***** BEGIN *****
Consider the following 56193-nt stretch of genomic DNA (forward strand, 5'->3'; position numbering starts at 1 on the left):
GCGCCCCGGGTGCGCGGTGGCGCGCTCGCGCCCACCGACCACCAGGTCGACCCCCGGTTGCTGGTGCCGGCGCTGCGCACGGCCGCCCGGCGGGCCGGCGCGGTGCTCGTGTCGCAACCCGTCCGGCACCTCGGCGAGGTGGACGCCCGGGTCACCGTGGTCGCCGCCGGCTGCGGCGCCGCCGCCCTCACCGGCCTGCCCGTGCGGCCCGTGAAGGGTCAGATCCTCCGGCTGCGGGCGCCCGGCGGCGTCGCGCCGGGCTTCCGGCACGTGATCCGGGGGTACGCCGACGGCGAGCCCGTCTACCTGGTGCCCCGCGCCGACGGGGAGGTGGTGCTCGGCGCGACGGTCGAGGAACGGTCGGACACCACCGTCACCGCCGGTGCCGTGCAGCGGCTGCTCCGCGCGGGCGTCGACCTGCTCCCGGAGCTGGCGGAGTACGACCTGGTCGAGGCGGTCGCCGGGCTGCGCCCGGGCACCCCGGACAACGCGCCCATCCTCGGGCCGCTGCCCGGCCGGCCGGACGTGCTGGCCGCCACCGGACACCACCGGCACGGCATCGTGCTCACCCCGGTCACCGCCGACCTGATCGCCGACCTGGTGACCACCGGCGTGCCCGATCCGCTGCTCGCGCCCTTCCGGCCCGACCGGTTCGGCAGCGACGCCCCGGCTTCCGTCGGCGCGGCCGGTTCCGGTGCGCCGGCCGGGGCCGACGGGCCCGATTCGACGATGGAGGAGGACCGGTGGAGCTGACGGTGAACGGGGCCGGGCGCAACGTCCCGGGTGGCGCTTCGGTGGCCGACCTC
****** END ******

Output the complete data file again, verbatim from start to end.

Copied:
Consider the following 56193-nt stretch of genomic DNA (forward strand, 5'->3'; position numbering starts at 1 on the left):
GCGCCCCGGGTGCGCGGTGGCGCGCTCGCGCCCACCGACCACCAGGTCGACCCCCGGTTGCTGGTGCCGGCGCTGCGCACGGCCGCCCGGCGGGCCGGCGCGGTGCTCGTGTCGCAACCCGTCCGGCACCTCGGCGAGGTGGACGCCCGGGTCACCGTGGTCGCCGCCGGCTGCGGCGCCGCCGCCCTCACCGGCCTGCCCGTGCGGCCCGTGAAGGGTCAGATCCTCCGGCTGCGGGCGCCCGGCGGCGTCGCGCCGGGCTTCCGGCACGTGATCCGGGGGTACGCCGACGGCGAGCCCGTCTACCTGGTGCCCCGCGCCGACGGGGAGGTGGTGCTCGGCGCGACGGTCGAGGAACGGTCGGACACCACCGTCACCGCCGGTGCCGTGCAGCGGCTGCTCCGCGCGGGCGTCGACCTGCTCCCGGAGCTGGCGGAGTACGACCTGGTCGAGGCGGTCGCCGGGCTGCGCCCGGGCACCCCGGACAACGCGCCCATCCTCGGGCCGCTGCCCGGCCGGCCGGACGTGCTGGCCGCCACCGGACACCACCGGCACGGCATCGTGCTCACCCCGGTCACCGCCGACCTGATCGCCGACCTGGTGACCACCGGCGTGCCCGATCCGCTGCTCGCGCCCTTCCGGCCCGACCGGTTCGGCAGCGACGCCCCGGCTTCCGTCGGCGCGGCCGGTTCCGGTGCGCCGGCCGGGGCCGACGGGCCCGATTCGACGATGGAGGAGGACCGGTGGAGCTGACGGTGAACGGGGCCGGGCGCAACGTCCCGGGTGGCGCTTCGGTGGCCGACCTC